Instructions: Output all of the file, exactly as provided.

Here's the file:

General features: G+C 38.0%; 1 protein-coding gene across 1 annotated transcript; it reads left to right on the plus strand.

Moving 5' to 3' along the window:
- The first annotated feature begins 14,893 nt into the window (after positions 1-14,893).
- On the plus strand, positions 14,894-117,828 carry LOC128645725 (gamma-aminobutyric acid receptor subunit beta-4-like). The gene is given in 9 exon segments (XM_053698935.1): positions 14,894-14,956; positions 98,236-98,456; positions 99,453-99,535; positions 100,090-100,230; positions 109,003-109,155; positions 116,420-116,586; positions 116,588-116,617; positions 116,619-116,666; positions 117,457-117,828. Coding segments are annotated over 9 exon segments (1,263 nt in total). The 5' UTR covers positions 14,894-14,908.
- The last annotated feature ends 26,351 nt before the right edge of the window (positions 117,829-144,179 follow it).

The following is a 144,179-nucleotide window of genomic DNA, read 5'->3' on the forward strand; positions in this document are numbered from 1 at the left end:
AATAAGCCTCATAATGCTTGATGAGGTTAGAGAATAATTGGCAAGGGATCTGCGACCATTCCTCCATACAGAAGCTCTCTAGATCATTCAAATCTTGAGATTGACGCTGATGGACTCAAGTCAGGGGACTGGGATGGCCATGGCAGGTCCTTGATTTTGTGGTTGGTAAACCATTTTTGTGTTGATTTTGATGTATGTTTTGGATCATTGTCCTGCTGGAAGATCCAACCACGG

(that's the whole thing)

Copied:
General features: G+C 38.0%; 1 protein-coding gene across 1 annotated transcript; it reads left to right on the plus strand.

Moving 5' to 3' along the window:
- The first annotated feature begins 14,893 nt into the window (after positions 1-14,893).
- On the plus strand, positions 14,894-117,828 carry LOC128645725 (gamma-aminobutyric acid receptor subunit beta-4-like). The gene is given in 9 exon segments (XM_053698935.1): positions 14,894-14,956; positions 98,236-98,456; positions 99,453-99,535; positions 100,090-100,230; positions 109,003-109,155; positions 116,420-116,586; positions 116,588-116,617; positions 116,619-116,666; positions 117,457-117,828. Coding segments are annotated over 9 exon segments (1,263 nt in total). The 5' UTR covers positions 14,894-14,908.
- The last annotated feature ends 26,351 nt before the right edge of the window (positions 117,829-144,179 follow it).

The following is a 144,179-nucleotide window of genomic DNA, read 5'->3' on the forward strand; positions in this document are numbered from 1 at the left end:
AATAAGCCTCATAATGCTTGATGAGGTTAGAGAATAATTGGCAAGGGATCTGCGACCATTCCTCCATACAGAAGCTCTCTAGATCATTCAAATCTTGAGATTGACGCTGATGGACTCAAGTCAGGGGACTGGGATGGCCATGGCAGGTCCTTGATTTTGTGGTTGGTAAACCATTTTTGTGTTGATTTTGATGTATGTTTTGGATCATTGTCCTGCTGGAAGATCCAACCACGG